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Iraq is really a distraction from the war on terrorism

Re: The war in Iraq has dealt a serious blow to terrorists, letter, Sept. 27.

The letter writer is plainly mistaken in contending President Bush has dealt a serious blow to the terrorists in waging his war of choice in Iraq. He uses the Bush-Cheney ploy of obfuscation, attempting to subsume the war to remove Saddam Hussein under the war on terrorism. But the fact that the despot has been removed stands side by side with the grave reality that rather than strengthening us, the war in Iraq is a distraction that has weakened us in the war on terrorism.

The Hussein connection has been so thoroughly refuted _ no WMD, no collaboration with al-Qaida _ that it can find credence only with those who, for whatever reason, have shut out all news of the evidence refuting any connection, those who are blinded by partisanship, or those who cynically join the unreal world of Bush. There, with him, not only do they affirm the nonexistent connection, but also nonexistent progress in Iraq _ never mind the mounting casualties our brave soldiers and Marines are sustaining, the growing strength of disparate insurgent groups in Iraq, and the growing chaos.

The writer asks what makes John Kerry think he would have any more "powers of persuasion" than President Bush in getting the support of NATO and others in stabilizing and reconstructing Iraq. The answer is simple: He is not Bush. He doesn't carry the baggage Bush carries, who in his high-handed rush to get us into Iraq at any cost alienated our allies in "Old Europe" and throughout most of the world and has demonstrated a singular lack of leadership preparing for the war in Iraq and its aftermath.

Paul F. Peters, Largo

This is inferior leadership

Re: The war in Iraq has dealt a serious blow to terrorists, letter.

The fact that George Bush invaded a country that posed no threat to the United States, but continually insisted there were weapons of mass destruction, or the new mantra, programs for developing weapons of mass destruction, is not superior leadership.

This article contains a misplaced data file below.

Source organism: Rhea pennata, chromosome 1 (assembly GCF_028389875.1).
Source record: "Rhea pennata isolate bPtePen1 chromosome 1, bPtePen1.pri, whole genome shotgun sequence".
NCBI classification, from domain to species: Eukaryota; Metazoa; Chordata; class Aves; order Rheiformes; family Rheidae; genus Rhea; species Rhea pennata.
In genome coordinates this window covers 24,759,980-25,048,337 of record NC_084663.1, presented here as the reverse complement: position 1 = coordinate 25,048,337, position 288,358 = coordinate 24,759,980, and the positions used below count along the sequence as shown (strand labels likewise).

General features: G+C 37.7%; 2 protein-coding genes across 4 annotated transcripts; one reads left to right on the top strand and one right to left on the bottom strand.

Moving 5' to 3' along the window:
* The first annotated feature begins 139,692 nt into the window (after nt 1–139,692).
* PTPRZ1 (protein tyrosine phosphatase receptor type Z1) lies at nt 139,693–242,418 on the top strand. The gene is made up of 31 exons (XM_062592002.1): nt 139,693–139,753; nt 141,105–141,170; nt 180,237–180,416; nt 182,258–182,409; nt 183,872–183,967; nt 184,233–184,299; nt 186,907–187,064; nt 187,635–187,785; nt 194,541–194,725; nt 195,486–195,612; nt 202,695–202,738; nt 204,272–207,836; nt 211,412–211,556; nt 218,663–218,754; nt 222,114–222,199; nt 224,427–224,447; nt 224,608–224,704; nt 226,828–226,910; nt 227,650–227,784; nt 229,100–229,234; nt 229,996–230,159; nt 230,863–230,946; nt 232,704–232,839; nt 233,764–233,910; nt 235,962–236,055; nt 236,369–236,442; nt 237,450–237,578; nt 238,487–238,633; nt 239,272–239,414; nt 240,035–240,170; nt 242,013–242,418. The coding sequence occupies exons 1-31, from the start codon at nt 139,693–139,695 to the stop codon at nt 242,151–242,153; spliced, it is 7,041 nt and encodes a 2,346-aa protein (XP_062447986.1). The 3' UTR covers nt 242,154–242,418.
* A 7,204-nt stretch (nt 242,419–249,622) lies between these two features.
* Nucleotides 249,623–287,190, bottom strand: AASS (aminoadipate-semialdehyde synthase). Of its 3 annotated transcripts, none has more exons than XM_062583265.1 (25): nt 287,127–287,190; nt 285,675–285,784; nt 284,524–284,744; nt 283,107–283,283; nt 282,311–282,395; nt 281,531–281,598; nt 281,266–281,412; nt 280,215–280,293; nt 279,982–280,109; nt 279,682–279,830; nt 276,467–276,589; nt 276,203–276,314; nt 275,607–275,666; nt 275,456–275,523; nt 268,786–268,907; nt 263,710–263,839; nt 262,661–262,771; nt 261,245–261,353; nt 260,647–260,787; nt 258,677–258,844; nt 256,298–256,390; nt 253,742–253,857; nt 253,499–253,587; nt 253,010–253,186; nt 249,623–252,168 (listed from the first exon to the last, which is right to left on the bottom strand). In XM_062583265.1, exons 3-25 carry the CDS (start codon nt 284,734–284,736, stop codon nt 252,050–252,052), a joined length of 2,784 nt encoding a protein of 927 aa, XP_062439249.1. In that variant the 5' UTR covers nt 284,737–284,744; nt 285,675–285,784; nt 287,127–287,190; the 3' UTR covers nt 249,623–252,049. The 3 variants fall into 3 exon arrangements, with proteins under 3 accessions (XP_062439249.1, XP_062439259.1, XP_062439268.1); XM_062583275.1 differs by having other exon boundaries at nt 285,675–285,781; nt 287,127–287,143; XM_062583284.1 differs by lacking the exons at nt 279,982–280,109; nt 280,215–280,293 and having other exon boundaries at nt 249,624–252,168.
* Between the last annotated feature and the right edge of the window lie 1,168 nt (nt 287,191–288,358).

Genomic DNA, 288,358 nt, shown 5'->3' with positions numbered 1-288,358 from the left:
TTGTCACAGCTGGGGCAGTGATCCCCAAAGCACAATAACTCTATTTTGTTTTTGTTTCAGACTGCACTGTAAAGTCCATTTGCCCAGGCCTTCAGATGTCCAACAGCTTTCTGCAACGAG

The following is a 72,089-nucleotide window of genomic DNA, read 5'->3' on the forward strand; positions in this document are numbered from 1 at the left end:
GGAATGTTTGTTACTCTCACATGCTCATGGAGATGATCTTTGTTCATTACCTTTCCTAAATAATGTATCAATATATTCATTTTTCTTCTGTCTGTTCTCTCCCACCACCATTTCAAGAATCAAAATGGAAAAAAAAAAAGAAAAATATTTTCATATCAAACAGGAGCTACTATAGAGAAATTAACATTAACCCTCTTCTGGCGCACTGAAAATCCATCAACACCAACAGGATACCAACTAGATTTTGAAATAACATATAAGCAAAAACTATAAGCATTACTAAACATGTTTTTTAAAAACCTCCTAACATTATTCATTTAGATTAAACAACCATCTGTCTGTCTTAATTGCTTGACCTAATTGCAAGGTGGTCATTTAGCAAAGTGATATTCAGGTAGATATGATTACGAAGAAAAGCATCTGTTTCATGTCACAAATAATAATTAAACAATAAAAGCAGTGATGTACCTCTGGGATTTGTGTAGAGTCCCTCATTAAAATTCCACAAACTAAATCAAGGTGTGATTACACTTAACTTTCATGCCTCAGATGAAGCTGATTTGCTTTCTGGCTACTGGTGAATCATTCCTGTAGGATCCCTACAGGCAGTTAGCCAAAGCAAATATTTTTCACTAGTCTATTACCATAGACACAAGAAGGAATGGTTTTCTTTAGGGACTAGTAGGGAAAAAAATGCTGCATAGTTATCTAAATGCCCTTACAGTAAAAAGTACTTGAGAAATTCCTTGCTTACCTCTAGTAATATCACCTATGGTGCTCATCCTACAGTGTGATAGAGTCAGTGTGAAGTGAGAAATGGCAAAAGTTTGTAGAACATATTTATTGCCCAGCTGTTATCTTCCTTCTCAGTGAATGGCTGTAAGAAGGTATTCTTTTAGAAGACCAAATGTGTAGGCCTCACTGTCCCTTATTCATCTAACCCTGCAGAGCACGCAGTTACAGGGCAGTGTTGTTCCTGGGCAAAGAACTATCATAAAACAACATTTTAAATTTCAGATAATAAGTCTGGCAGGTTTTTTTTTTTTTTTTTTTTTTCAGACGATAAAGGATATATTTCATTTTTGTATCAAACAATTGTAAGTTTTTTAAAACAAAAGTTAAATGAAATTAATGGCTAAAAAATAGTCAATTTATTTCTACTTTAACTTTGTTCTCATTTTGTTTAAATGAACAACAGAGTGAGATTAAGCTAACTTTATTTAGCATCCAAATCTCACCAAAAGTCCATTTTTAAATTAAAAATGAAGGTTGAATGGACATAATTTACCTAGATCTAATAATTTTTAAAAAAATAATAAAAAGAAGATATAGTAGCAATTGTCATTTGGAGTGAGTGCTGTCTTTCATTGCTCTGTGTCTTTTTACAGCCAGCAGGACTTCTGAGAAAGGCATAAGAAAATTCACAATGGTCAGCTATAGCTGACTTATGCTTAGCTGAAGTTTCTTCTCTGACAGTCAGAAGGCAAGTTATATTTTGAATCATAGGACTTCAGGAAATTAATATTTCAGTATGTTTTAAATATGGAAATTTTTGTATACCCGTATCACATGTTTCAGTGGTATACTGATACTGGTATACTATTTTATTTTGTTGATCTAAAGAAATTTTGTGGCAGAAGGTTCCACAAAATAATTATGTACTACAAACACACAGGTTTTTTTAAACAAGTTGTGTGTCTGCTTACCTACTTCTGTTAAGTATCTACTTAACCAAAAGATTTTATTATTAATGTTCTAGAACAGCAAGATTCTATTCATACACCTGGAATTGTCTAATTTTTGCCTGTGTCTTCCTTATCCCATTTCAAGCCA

The letter writer further claims that John Kerry would not have any more power of persuasion than President Bush. John Kerry has a much better chance of negotiating with our allies because he doesn't possess the "swagger" or "bravado" that Bush proudly touts. Bush's inability to bring our allies together is another example of inferior leadership.

If there had been four years of superior leadership as this author has claimed, as well as serious blows to terrorists, then Osama bin Laden would have been caught by now. Afghanistan would not be full of warlords terrorizing the country. Billions of dollars would not have been spent on a war that was unnecessary, 23,000 Iraqi citizens and more than 1,042 U.S. soldiers would still be alive today.

Toni Molinaro, St. Petersburg

A policy that protects the most lives

Re: Not easy to vote your beliefs, letter, Sept. 22.

This letter accurately presents what many Catholics face in their voting decisions. Yes, one should consider all of a candidate's positions, but proper weight should be assigned to each. I commend the letter writer for deciding to vote for the one whose "policies will protect the most lives."